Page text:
The Legal Aid Society's Pro Bono Practice is the leading pro bono program in the nation with some 3,000 attorneys, legal professionals, and law students – primarily from New York's major law firms and corporate law departments as well as New York area and national law schools – participating each year and handling 3,000 matters on behalf of Legal Aid clients.
During the Society’s operations for more than 135 years, the major New York City law firms have served as partners with The Legal Aid Society in securing the fundamental legal rights of low-income New Yorkers in critical need of counsel but unable to afford it. Annually, our pro bono partners deliver life-changing legal assistance to our City's most vulnerable residents – homeless and imminently homeless children and adults, senior citizens, unemployed and low-wage workers, children and adults with chronic illnesses and disabilities, survivors of domestic violence, immigrants, neglected or abused children, persons living with HIV/AIDS, and inmates in the jails on Rikers Island in New York City and prisoners in correctional facilities throughout the State of New York.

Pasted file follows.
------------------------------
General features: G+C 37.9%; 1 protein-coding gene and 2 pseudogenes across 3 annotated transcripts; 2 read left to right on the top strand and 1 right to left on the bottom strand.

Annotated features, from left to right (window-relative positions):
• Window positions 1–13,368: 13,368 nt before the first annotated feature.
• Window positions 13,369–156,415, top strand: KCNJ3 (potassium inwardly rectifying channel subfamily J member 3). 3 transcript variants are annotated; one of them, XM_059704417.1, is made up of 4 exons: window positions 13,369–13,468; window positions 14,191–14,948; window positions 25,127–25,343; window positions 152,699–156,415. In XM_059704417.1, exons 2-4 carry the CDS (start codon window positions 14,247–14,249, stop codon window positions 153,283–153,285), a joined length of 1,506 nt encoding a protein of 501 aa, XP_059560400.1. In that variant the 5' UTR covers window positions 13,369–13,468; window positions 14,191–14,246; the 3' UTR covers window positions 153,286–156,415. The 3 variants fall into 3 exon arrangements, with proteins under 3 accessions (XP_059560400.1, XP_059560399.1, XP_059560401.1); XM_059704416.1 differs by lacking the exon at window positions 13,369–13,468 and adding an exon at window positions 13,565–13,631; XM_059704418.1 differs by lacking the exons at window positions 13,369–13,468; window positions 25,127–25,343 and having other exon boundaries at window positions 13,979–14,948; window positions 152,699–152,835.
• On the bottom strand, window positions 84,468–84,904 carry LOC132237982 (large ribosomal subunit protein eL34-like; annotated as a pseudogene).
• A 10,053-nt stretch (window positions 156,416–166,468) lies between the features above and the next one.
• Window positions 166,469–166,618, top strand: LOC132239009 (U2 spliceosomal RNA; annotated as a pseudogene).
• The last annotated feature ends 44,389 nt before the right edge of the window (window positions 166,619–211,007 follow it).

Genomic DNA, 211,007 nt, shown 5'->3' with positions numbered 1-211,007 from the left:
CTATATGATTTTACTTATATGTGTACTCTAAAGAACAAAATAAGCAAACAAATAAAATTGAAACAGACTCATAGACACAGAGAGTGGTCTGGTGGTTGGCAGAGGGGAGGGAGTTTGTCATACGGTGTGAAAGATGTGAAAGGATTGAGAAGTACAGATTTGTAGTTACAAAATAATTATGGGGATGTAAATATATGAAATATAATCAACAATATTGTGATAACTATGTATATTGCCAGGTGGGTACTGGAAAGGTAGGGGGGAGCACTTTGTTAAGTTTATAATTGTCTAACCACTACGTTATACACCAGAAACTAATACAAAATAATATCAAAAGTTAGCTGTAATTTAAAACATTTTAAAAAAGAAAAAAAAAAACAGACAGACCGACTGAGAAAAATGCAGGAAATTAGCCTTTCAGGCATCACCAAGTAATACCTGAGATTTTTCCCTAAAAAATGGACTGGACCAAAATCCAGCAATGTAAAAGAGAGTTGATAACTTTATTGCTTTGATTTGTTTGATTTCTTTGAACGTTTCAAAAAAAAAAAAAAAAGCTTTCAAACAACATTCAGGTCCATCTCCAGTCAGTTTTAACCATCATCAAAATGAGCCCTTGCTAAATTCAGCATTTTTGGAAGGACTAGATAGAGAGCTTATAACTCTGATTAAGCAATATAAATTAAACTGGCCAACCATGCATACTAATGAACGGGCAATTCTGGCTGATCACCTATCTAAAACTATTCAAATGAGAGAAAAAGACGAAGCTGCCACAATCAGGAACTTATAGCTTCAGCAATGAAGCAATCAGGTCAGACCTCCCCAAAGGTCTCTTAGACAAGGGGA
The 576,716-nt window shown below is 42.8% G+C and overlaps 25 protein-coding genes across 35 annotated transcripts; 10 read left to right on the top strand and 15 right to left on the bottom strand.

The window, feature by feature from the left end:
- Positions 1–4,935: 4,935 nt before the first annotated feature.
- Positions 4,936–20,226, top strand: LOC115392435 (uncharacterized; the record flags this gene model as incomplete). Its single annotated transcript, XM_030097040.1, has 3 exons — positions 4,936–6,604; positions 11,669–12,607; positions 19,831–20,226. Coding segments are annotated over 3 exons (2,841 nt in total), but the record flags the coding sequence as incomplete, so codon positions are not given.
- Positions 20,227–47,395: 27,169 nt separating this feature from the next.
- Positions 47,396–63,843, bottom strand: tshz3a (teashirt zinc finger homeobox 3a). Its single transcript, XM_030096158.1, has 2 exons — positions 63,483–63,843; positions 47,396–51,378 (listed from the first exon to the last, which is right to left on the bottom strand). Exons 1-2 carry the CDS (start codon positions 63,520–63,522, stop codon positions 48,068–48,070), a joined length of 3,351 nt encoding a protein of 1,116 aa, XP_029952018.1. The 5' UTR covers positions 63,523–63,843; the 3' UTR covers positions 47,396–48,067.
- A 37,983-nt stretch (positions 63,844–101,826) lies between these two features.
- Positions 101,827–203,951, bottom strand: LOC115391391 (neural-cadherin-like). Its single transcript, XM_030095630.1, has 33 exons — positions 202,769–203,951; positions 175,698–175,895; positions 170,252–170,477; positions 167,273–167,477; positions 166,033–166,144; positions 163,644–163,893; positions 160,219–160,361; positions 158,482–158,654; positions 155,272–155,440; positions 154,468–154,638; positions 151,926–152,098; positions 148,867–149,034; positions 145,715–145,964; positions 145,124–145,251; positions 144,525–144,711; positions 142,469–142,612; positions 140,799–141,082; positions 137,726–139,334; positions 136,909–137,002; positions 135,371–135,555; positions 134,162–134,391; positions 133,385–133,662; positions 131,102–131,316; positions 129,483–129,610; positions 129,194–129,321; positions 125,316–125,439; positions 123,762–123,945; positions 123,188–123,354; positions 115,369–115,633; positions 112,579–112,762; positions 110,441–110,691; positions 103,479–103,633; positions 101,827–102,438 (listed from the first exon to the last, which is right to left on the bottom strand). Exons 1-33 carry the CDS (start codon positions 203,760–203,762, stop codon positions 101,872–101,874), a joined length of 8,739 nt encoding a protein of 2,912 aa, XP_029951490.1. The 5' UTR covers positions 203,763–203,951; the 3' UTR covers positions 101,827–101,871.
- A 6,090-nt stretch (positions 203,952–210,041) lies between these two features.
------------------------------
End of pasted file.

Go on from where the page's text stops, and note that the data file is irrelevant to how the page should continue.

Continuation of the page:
In sharp contrast to the traditional “referral panel” model, The Legal Aid Society integrates volunteers into its overall delivery of civil legal services. All pro bono referrals are made on behalf of Legal Aid’s clients, whose cases have been screened by our attorneys for legal merit and financial eligibility. In the overwhelming majority of cases, Legal Aid continues as Attorney of Record, and law firms and their attorneys serve as Of Counsel. A Legal Aid attorney remains on the case as a mentor until final disposition. All volunteers handling Legal Aid cases are covered by The Legal Aid Society’s professional liability coverage.
How you can get involved:
Legal Aid supports its pro bono partnership with a number of special initiatives each year:
NOTE: The Pro Bono Practice refers matters only for current Legal Aid clients. If you require the assistance of The Legal Aid Society, please go to the Civil Practice, Criminal Practice, or Juvenile Rights Practice homepages to learn how to contact the practice area that is best able to handle your case.